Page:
Judge Hyman opines that the NY Court of Appeals could hold that the county statute was overly broad for several reasons. Subsequent to this report, on July 1, 2014, the NY Court of Appeals overturned the law, holding that the statute was overly broad based on U.S. Supreme Court decisions and that judicially rewriting the law to make it acceptable would “[encroach] on the authority of the legislative body that crafted the provision.” People v. Marquan M., 2014 NY Slip Op 04881 (NY Ct. App. 7/1/14).
Since the decision of the Court of Appeals, the Albany County legislature has made another try at writing an acceptable cyberbullying law. As of December, 2013, more than half the states have laws against cyberbullying or cyberstalking.
Honorable Judge Eugene Hyman has received numerous awards and recognition for his work with families and children and has appeared on numerous television news shows. For more information, visit www.judgehyman.com. He is also a featured commentator on The Family Law Channel and The Legal Broadcast Network. The Legal Broadcast Network is a featured network of the Sequence Media Group.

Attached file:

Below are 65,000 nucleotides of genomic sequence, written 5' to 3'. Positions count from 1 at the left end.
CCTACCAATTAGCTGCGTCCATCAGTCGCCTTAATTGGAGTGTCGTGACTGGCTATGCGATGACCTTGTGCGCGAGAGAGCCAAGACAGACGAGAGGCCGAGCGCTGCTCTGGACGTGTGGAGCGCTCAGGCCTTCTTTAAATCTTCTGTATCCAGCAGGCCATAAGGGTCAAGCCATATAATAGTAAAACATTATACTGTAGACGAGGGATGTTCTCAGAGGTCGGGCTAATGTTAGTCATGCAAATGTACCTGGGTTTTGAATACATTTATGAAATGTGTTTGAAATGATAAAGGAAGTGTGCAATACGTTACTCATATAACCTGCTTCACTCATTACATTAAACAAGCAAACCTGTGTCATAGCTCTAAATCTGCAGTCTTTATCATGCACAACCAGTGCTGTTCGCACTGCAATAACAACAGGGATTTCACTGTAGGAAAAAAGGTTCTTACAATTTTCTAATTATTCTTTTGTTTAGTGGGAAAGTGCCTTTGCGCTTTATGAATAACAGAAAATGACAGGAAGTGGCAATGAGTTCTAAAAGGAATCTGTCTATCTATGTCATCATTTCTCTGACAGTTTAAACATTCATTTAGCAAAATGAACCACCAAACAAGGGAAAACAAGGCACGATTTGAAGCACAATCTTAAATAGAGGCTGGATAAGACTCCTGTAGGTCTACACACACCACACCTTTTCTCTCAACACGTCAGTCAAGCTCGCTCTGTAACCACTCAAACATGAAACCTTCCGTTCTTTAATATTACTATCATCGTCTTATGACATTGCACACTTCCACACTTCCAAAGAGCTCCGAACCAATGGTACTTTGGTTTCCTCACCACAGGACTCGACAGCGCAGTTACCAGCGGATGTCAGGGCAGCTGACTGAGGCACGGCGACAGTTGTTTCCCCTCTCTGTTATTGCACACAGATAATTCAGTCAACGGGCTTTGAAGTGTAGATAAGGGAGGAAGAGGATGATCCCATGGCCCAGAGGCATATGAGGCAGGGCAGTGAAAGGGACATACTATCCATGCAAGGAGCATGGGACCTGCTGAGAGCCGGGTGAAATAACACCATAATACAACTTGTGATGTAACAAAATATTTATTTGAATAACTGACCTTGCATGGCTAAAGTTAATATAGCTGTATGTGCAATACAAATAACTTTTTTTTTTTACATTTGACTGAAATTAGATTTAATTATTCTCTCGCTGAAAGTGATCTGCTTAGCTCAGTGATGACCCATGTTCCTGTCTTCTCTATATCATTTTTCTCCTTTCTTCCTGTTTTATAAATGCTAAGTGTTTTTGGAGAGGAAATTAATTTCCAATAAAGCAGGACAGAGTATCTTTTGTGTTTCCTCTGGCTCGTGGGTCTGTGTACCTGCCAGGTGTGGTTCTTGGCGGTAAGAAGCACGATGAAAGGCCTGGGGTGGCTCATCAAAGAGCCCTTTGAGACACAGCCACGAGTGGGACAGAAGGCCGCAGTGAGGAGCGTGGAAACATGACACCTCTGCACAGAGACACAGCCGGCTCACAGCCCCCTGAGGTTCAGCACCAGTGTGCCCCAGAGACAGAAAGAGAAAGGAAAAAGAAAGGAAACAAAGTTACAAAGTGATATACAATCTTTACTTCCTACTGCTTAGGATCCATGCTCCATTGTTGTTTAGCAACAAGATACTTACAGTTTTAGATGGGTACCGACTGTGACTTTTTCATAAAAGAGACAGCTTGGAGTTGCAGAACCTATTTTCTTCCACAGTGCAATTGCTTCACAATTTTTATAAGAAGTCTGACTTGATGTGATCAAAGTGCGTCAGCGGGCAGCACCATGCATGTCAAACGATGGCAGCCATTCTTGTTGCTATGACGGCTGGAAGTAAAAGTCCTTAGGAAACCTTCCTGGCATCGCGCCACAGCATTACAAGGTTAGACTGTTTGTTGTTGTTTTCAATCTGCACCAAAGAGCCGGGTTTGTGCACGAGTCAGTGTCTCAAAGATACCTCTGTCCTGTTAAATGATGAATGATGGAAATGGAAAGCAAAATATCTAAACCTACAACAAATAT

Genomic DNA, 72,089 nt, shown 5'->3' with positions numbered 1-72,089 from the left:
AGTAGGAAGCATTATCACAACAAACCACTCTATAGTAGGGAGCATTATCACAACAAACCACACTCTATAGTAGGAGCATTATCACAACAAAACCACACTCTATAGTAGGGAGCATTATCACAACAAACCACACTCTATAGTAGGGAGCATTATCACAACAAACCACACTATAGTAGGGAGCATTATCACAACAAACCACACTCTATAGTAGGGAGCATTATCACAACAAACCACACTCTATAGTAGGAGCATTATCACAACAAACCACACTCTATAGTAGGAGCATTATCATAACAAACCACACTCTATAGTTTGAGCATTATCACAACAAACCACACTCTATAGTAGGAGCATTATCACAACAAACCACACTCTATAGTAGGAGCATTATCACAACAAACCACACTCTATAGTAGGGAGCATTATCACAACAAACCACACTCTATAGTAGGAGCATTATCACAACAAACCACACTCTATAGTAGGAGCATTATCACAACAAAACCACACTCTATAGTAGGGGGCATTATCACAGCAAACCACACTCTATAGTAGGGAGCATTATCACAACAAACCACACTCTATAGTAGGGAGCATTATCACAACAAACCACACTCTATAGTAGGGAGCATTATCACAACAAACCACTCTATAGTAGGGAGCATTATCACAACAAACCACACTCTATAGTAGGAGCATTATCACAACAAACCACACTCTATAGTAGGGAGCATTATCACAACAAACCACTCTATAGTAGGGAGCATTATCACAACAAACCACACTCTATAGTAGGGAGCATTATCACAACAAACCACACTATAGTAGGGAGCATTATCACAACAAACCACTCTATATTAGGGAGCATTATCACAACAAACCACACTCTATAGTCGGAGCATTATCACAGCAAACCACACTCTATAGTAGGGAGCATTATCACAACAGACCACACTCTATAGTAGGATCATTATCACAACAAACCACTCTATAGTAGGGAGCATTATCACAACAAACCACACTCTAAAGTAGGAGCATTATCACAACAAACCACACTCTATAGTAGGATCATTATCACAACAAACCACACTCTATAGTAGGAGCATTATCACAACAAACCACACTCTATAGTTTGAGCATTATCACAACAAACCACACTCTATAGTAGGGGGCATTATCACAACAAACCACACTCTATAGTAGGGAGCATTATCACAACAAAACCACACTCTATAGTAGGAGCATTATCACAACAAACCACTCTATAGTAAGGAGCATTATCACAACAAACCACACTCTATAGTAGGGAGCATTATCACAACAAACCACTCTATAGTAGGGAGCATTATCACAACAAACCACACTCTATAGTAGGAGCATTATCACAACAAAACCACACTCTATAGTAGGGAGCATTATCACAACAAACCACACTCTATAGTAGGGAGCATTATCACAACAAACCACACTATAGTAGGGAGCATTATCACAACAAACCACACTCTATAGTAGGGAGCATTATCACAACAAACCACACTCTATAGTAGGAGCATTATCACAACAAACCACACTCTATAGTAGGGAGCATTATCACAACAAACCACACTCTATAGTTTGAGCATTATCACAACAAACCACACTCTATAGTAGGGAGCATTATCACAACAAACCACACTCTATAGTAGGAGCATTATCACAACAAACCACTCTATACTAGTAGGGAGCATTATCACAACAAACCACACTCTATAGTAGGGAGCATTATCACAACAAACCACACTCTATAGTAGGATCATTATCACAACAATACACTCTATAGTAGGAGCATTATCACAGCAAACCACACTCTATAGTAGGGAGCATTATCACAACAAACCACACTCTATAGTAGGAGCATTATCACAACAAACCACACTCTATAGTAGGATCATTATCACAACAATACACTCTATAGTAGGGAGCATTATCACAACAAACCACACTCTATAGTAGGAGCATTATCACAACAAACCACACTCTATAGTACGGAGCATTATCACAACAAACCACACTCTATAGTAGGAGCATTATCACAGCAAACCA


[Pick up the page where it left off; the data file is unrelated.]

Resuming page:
No-Fly List A Constitutional Rights Violation?

August 13, 2014 Uncategorized No Comments

No-Fly List A Constitutional Rights Violation? from Sequence Media on Vimeo.

A federal district court judge ruled on June 24 that the use of the no-fly list by the federal government is a violation of constitutional rights. Retired judge Eugene Hyman discusses the ruling. The origin of the no-fly list dates back to 2003.

First, judge Hyman notes, the ruling is not binding on any other judge because it is only a trial court’s ruling. A different district in Oregon might follow it, or not. Because the list involves travel, it is purely a federal matter, so the only way a passenger can contest being “blacklisted” is in federal court. Prior to this particular case, judge Hyman notes, there was no testing of the list.

The list contains about 20,000 names at this time. Before this case, there was no recourse for a passenger who was on the list and was barred from boarding flights. Every review is “on a case-by-case basis.” As judge Hyman notes, the Supreme Court does not have to accept cases, and unless there are appeals from district court decisions, there will never be a definitive ruling on the review of blacklisting. Judge Hyman points out that the no-fly list even includes U.S. military personnel.

Note: About a month after the Oregon decision that is the subject of this report, were made public by an online magazine and were the subject of a story in the New York Times.

Honorable Judge Eugene Hyman has received numerous awards and recognition for his work with families and children and has appeared on numerous television news shows. For more information, visit www.judgehyman.com. He is also a featured commentator on The Family Law Channel and The Legal Broadcast Network. The Legal Broadcast Network is a featured network of the Sequence Media Group.